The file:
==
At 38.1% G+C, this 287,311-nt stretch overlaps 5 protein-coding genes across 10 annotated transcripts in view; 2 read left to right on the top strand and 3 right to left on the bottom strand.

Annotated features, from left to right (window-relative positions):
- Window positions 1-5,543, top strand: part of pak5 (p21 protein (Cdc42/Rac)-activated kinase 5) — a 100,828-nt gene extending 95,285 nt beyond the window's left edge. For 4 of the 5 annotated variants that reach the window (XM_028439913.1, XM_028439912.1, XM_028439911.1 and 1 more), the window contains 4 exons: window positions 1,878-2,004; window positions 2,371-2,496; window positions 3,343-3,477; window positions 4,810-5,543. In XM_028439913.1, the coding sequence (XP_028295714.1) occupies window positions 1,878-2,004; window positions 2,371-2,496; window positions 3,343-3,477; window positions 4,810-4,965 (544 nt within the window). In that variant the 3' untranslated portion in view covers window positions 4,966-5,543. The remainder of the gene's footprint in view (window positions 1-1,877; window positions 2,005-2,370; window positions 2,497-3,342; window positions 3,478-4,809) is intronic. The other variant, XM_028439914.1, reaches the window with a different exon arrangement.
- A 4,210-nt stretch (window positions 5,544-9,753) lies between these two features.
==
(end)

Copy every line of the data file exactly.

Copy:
At 38.1% G+C, this 287,311-nt stretch overlaps 5 protein-coding genes across 10 annotated transcripts in view; 2 read left to right on the top strand and 3 right to left on the bottom strand.

Annotated features, from left to right (window-relative positions):
- Window positions 1-5,543, top strand: part of pak5 (p21 protein (Cdc42/Rac)-activated kinase 5) — a 100,828-nt gene extending 95,285 nt beyond the window's left edge. For 4 of the 5 annotated variants that reach the window (XM_028439913.1, XM_028439912.1, XM_028439911.1 and 1 more), the window contains 4 exons: window positions 1,878-2,004; window positions 2,371-2,496; window positions 3,343-3,477; window positions 4,810-5,543. In XM_028439913.1, the coding sequence (XP_028295714.1) occupies window positions 1,878-2,004; window positions 2,371-2,496; window positions 3,343-3,477; window positions 4,810-4,965 (544 nt within the window). In that variant the 3' untranslated portion in view covers window positions 4,966-5,543. The remainder of the gene's footprint in view (window positions 1-1,877; window positions 2,005-2,370; window positions 2,497-3,342; window positions 3,478-4,809) is intronic. The other variant, XM_028439914.1, reaches the window with a different exon arrangement.
- A 4,210-nt stretch (window positions 5,544-9,753) lies between these two features.